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Bloomberg L.P.
Type Limited Partnership
Founded October 1, 1981[1]
Founder(s) Michael Bloomberg
Headquarters New York City, United States
Key people Peter Grauer, Chairman
Dan Doctoroff, President
Thomas Secunda, CTO
Matthew Winkler, Editor in Chief, News
Industry Financial Services
Revenue US$5.4 billion (2007)
Employees 10,000 (February 2008, Bloomberg.com)
Website www.bloomberg.com
Bloomberg broadcasting studio in London

Bloomberg L.P. (Limited Partnership) is a closely-held financial software, news and data company. It has a one-third share of the market, similar to Thomson Reuters.[2] Bloomberg L.P. was founded by Michael Bloomberg (current Mayor of New York City) with the help of Thomas Secunda and other partners (Bloomberg's former coworkers from Salomon Brothers) in 1981 with the help of a 30% ownership investment by Merrill Lynch. The company provides financial software tools such as analytics and equity trading platform, data services and news to financial companies and organizations around the world through the Bloomberg Terminal, its core money-generating product. Bloomberg L.P. has grown to include a global news service, including television, radio, the Internet and printed publications.

Its current headquarters are located at the Bloomberg Tower, 731 Lexington Avenue in Midtown Manhattan, New York City. The building is also known as One Beacon Court for the lighted rectangular beacon that caps the tower and the paved courtyard at the ground level. [3]

It was formed as a Delaware Limited Partnership in 1981 and has been in business since 1983. Michael Bloomberg owns 85% of the group. Bloomberg's core business is leasing terminals to subscribers. It also runs Bloomberg Television, a financial TV station, and a business radio station WBBR in New York City at a loss. Forbes Magazine estimated, in 2000, Bloomberg's cash flow margins on its $2.3 billion in revenues exceed 35%.[4] Bloomberg reports more than 100,000 users in North America, and more than 150,000 in the rest of the world.[citation needed] Its competitors include SNL Financial, Thomson Reuters, Capital IQ, Dow Jones Newswires, FactSet Research Systems and smaller companies such as New York Financial Press. In July 2008, Merrill Lynch agreed to sell its 20% stake in the firm back to Bloomberg, for a reported $4.43 billion, valuing the firm at approximately $22.5 billion.[5][6]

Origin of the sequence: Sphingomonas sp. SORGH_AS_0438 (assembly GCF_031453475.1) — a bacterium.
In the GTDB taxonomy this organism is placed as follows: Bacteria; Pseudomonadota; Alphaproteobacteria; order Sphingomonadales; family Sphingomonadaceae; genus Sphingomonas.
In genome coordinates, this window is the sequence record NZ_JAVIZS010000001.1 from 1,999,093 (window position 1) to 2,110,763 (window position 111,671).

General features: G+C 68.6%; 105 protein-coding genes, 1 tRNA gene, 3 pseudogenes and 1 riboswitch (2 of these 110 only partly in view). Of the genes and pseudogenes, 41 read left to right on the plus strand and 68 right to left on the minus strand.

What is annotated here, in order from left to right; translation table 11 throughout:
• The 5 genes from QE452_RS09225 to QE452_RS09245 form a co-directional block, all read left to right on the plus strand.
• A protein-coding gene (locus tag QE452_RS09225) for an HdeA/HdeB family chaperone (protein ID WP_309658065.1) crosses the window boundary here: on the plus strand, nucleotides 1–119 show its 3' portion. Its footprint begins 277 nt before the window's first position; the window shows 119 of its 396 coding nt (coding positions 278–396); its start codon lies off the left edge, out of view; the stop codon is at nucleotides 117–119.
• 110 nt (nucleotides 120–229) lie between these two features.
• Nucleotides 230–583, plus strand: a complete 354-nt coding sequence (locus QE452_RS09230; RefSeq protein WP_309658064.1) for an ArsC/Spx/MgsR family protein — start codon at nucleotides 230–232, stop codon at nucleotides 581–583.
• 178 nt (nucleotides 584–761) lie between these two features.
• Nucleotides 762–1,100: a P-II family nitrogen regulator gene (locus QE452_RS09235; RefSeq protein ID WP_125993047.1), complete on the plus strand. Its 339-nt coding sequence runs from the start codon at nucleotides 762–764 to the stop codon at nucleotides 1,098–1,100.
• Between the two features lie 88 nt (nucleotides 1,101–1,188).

Contents

History, services & products

In 1981, Michael Bloomberg was fired from Salomon Brothers, where he was a general partner and given a $10 million severance package.[7] Using this money, Bloomberg went on to set up a company named Innovative Market Systems. In 1982, Merrill Lynch became the new company's first customer, installing 20 Market Master terminals and investing $30 million in the company.[8][9] [10] In 1986, the company was renamed Bloomberg L.P. and by 1988, 5000 terminals had been installed.[11] Within a few years, ancillary products including Bloomberg Tradebook (a trading platform), the Bloomberg Messaging Service, and the Bloomberg newswire were launched.

In addition to its financial services offerings, Bloomberg launched its news services division in 1990. Bloomberg News (originally known as Bloomberg Business News) has some 2,000 staff in 125 bureaus around the world and is available on the web at www.bloomberg.com. It now provides information to approximately 350 newspapers and magazines worldwide, including The Economist, The New York Times and USA Today.[citation needed]

In order to run for the position of Mayor of New York against Democrat Mark Green in 2001, Mike Bloomberg gave up his position of CEO at Bloomberg and appointed Lex Fenwick as CEO in his stead.[citation needed] Daniel Doctoroff, former deputy mayor in the Bloomberg administration, now serves as president. Peter Grauer is the chairman.